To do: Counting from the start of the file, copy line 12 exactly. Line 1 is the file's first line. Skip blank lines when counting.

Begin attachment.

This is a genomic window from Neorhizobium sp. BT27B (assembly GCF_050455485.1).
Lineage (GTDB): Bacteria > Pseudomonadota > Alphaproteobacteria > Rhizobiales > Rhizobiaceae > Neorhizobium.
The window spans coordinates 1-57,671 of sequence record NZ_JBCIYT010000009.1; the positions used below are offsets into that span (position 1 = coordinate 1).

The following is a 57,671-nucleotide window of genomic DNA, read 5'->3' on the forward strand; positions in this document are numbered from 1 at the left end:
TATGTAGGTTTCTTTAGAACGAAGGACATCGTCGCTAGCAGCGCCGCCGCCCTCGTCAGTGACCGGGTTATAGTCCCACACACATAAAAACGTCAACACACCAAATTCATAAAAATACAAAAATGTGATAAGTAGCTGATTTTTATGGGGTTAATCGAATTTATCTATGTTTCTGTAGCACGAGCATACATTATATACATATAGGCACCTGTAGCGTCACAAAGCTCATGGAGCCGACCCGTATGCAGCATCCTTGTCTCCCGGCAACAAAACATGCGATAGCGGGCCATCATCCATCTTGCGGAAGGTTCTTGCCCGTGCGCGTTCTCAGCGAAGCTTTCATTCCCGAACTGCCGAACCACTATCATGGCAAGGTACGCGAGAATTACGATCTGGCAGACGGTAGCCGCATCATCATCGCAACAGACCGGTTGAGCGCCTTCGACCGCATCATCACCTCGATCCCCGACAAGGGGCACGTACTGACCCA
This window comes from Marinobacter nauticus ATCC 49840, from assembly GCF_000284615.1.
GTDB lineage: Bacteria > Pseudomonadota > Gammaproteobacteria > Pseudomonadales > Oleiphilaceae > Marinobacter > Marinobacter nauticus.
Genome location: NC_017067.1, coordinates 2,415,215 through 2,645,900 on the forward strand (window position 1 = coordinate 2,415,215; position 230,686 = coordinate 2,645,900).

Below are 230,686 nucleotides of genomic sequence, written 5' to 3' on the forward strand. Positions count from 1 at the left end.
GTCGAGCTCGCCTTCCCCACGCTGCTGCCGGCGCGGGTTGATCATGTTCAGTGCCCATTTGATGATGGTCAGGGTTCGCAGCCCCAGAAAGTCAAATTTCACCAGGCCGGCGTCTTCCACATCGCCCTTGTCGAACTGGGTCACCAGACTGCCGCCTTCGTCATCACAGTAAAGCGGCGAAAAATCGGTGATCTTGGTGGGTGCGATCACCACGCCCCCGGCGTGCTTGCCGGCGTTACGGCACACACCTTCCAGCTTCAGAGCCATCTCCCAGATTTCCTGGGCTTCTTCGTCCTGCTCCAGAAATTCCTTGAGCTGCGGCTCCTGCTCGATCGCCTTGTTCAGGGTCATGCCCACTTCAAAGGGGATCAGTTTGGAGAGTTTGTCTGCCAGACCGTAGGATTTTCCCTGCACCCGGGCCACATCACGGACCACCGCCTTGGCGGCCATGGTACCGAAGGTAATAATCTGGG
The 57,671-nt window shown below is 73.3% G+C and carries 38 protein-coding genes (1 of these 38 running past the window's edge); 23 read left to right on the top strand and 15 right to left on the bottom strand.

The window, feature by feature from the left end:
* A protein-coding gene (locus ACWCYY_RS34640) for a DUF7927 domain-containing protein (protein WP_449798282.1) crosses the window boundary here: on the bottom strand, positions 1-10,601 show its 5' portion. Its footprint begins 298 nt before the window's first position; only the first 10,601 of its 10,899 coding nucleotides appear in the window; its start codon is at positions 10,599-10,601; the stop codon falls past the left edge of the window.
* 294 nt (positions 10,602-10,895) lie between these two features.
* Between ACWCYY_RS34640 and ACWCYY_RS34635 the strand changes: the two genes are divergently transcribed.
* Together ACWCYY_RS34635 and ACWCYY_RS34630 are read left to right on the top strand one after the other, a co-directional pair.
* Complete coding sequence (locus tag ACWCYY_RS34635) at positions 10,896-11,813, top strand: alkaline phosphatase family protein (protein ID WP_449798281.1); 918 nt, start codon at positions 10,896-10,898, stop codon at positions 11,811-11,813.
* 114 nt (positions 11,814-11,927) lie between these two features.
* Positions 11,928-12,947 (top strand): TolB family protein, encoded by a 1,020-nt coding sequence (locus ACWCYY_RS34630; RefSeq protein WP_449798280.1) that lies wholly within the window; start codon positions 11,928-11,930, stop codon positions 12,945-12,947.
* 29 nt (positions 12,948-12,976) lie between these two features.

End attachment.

The window, feature by feature from the left end: